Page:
Home E-library Statecraft: How the Economics of Civilisation Can Rescue the Global Economy

Statecraft: How the Economics of Civilisation Can Rescue the Global Economy

5.00 out of 5 based on 2 customer ratings
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Fred Harrison argues that mainstream economics – both as an academic discipline and as a set of principles guiding public policy – is flawed and requires a fundamental rethink. The author proposes the notion of ‘economics of civilisation’ as a conceptual and practical resource to renew the art of statecraft at the service of a global economy capable of producing wealth in ways that are socially and ecologically just and viable.



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Publication date: 09/27/2017

Description

Our world is at a dangerous cross-roads. The post-World War Two settlement is dissolving. Governments are having to learn how to adjust to a multi-polar world. We need to avoid repetition of the autarky that existed in the nineteenth century, which fostered a plethora of nation-states vying for power and leading, ultimately, to a world at war. A new statecraft is needed, one that is structured to facilitate global commerce on sustainable terms, while enriching cultural diversity. To achieve these outcomes, the new relationships need to be based on inclusive peace and prosperity. And yet, on the strength of the record of political failure, a pessimistic prognosis for the future is warranted. Pessimism is justified if it provides the motivation for asking the fundamental questions.

Fred Harrison

2 reviews for Statecraft: How the Economics of Civilisation Can Rescue the Global Economy

  1. 5 out of 5

    Anyone who has studied the history of civilizations must see that time is running out for us to prevent a collapse of unprecedented proportions. As Fred Harrison explains in this, his latest, effort to awaken us to the dangers we must act boldly and soon. Minor changes in economic policy and relations between nations are insufficient to overcome the momentum caused by long-standing systemic flaws in our systems of law and taxation. Poverty is the common denominator in every society. The differences are differences of degree only. As Fred Harrison has written elsewhere, what changed the course of history was the private appropriation of nature’s rents, and this appropriation has only accelerated globally since the 1970s.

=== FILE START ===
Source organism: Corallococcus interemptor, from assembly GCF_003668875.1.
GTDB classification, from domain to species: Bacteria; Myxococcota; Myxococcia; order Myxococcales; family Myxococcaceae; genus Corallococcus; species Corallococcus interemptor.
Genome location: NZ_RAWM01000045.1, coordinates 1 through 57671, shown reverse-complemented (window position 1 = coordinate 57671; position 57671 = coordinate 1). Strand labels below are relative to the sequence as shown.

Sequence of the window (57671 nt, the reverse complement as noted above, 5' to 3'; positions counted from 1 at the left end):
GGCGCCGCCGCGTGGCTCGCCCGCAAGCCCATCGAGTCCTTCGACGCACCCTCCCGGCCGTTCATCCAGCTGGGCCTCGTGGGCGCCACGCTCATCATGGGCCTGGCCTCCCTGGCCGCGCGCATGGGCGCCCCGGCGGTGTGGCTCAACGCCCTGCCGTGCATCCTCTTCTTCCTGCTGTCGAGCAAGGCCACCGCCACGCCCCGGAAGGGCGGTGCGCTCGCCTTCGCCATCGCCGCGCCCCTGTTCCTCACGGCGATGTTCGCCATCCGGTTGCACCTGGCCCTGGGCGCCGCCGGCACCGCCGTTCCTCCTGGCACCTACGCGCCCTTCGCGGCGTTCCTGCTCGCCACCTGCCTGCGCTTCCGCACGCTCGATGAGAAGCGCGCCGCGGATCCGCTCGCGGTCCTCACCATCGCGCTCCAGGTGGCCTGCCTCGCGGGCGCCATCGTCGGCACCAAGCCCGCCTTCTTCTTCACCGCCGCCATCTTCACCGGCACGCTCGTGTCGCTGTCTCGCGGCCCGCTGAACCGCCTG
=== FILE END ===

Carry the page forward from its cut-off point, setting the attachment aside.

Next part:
In “Statecraft: How the Economics of Civilisation Can Rescue the Global Economy,” Fred Harrison has provide a manual for us and those who hold decision-making power in our societies to prevent what is now an inevitable collapse, if only it finds its way into the hands of the most thoughtful among us, if only the message is understood and embraced, and if only the people in every society demand the changes in statecraft required.

    Edward J. Dodson, M.L.A.
    Director
    School of Cooperative Individualism
    http://www.cooperative-individualism.org

  2. 5 out of 5

    What Fred Harrison brings to this crucial issue is a deep appreciation for the forces driving the evolution of socio-political arrangements and institutions. Neither constitutional government nor social democracy have removed from our underlying systems of law and taxation centuries of deeply-entrenched landed privilege. The outcome is an ongoing and accelerating redistribution of income and wealth from producers to non-producing “rentier” interests. We express concern over the dramatic increase in the number of “have nots” as the top few thousand multi-billionaires around the globe claim more income and more wealth than some 90 percent of the world’s total population. But, as Fred Harrison explains, the underlying cause has been kept hidden by intellectual and cultural denial. We are on the path leading to the collapse of civilisation. The time to alter this course, to prevent catastrophe is running short. Fred Harrison pleads with us to deal objectively with the facts and act wisely to set us on a course of survival and recovery.

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